Pac-12 football coaches teleconference: The Huskies and Buffs clash for the Pac-12 title
The Huskies and Buffaloes are ready to take the trip to Santa Clara to face off for the Pac-12 football title, which will either be Washington's first in over a decade, or Colorado's first ever. While they're on opposite sides of the field, Washington head coach Chris Petersen and Colorado head coach Mike MacIntyre both have nothing but good things to say of one another, and agree on one thing: Defense wins championships.
Washington's Chris Petersen
The Huskies are headed to Santa Clara, and Washington head coach Chris Petersen definitely isn’t turning down the heat on his team between now and then. “Pressure is good,” says Petersen. “You need to feel a little urgency every day when you’re out at practice.”
Despite being the highest ranked team in the conference this season, Petersen never took his spot in the Pac-12 Championship Game for granted. When asked when he and his team felt confident they’d have a shot at the title, Petersen said they didn’t “until after last game.” Petersen also knows that his team won’t be facing an easy opponent in Colorado. “All the games are really hard in this league,” says Petersen. “On any given Saturday, anybody can beat anybody. That’s what I’ve known about this league forever.”
Petersen is keeping an eye on Colorado’s defense — especially the secondary. “These guys are good players,” he says. “They’re experienced, they’re well coached, and they’re not going to give you anything easy. You have to earn it.”
The Huskies haven’t played Colorado since 2014, a time when Petersen says the two programs were at a similar stage of growth: The very beginning. “When we did play them a couple years ago, we felt like we were kind of the same. [We were] not really winning as many games as we thought we should,” reminisces Petersen. Seeing the Buffs’ program grow has left Petersen with nothing but respect for Colorado head coach Mike MacIntyre.
“He knows how to build a program and win. He did it at San Jose [State University] and he’s doing it at Colorado. It’s awesome that he’s been given time. He’s had a chance for his philosophy to set in and for his players to take off and run with it.”
When asked about his own philosophy, Petersen said it all starts with recruiting. “The guys need to know what they’re getting themselves into,” says Petersen. “You need to be brutally honest with the expectations of your program. What we do is really hard fought grinding work and these kids need to know that. Every year is different and good coaches figure out the mindset and what the guys are feeling and thinking, and where they’re gonna go with this thing.”
Petersen’s philosophy has worked so far, as his team is about to play for its first Pac-12 football title in over a decade. Cautiously looking beyond that, Petersen is familiar with the lack of attention his team has been getting this season, saying he’s fine with it unless it “hurts the program,” making reference to the College Football Playoff decisions. “I have confidence that the powers at be will get this thing right,” says Petersen. “We’ll see how it plays out.”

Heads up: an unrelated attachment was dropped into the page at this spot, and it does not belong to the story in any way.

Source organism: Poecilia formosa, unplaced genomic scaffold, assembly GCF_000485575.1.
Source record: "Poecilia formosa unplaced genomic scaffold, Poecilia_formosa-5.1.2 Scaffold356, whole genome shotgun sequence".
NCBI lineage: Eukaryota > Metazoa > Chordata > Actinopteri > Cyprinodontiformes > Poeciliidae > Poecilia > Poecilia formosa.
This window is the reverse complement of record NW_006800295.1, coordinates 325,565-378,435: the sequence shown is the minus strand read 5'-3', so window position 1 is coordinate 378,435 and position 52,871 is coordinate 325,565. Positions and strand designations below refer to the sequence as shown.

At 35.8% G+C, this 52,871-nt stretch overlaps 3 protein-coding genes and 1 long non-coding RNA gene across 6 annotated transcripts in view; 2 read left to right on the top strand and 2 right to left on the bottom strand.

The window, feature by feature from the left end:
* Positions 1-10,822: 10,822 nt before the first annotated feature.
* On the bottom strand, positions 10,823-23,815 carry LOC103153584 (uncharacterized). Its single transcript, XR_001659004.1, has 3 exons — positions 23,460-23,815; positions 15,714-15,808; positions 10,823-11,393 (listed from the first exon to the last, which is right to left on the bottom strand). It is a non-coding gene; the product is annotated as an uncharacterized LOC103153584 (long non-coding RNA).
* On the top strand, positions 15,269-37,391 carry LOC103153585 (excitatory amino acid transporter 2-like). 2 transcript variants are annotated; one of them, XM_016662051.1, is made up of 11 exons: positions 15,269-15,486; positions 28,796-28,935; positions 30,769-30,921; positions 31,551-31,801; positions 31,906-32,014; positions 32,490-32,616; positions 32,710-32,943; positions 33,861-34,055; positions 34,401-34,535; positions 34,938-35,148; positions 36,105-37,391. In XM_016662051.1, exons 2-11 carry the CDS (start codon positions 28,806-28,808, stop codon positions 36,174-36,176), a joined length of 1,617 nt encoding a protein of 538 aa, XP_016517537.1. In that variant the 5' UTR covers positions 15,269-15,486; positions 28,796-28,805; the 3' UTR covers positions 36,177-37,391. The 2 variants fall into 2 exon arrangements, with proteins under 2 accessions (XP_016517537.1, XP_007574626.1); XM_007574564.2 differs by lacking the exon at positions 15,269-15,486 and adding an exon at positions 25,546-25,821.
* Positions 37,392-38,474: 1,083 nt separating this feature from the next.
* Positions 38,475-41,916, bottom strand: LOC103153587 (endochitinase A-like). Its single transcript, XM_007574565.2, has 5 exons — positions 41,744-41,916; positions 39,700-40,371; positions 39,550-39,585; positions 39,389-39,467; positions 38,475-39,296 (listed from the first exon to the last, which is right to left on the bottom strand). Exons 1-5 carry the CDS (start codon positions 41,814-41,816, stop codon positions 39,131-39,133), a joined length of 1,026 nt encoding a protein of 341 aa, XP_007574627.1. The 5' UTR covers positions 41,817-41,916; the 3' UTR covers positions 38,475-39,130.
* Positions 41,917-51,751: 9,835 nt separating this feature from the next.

Colorado's Mike MacIntyre
Colorado has had (nearly) a fairytale season. Head coach Mike MacIntyre has put in the time and the effort with his Buffs, and now gets to see them compete for their first ever Pac-12 football title. “We talked about being Pac-12 champions when nobody else thought we should,” says MacIntyre. “I saw it in their eyes, and they took it and ran with it.”
McIntyre says that developing a program the way he has developed Colorado’s takes one thing in particular: Time. “It always takes a while. The culture is where you start first. You develop that with the guys you sign and bring in. That takes a long time,” he says.
Looking ahead to this weekend’s championship game, MacIntyre has his eyes on Washington’s John Ross, Dante Pettis, Myles Gaskin and Jake Browning — oh, and the entire Husky defense. “Defense wins championships,” says MacIntyre. “You’re not always going to go out and have a great offensive game. That’s why we’re both in the championship game: Out defenses have played well throughout the year.”
Something else MacIntyre admires about Petersen’s coaching, but knows it will pose yet another threat to the Buffs, is how many new plays Petersen has introduced every game this season. “Coach Petersen has done a phenomenal job of introducing different wrinkles from game to game,” says MacIntyre. “There will be a bunch of new things about to hit us. I’m amazed they’re able do do as many new things and remain so accurate.”
Regardless of the outcome of the Pac-12 title game, MacIntyre feels “very fortunate and very blessed” just for the opportunity to travel to Santa Clara and beyond. When asked about concerns with what game Colorado will play after the Pac-12 championship due to “east coast bias,” MacIntyre said as long as you “just keep playing and finding a way to win, it will take care of itself.”
Now with the rebuilding of two college football programs under his belt, MacIntyre shared his main secret for their success: “If you care about young people and get young people who are committed; you set high goals and you don’t budge from them; and you keep caring and loving and working, great things can be accomplished.”
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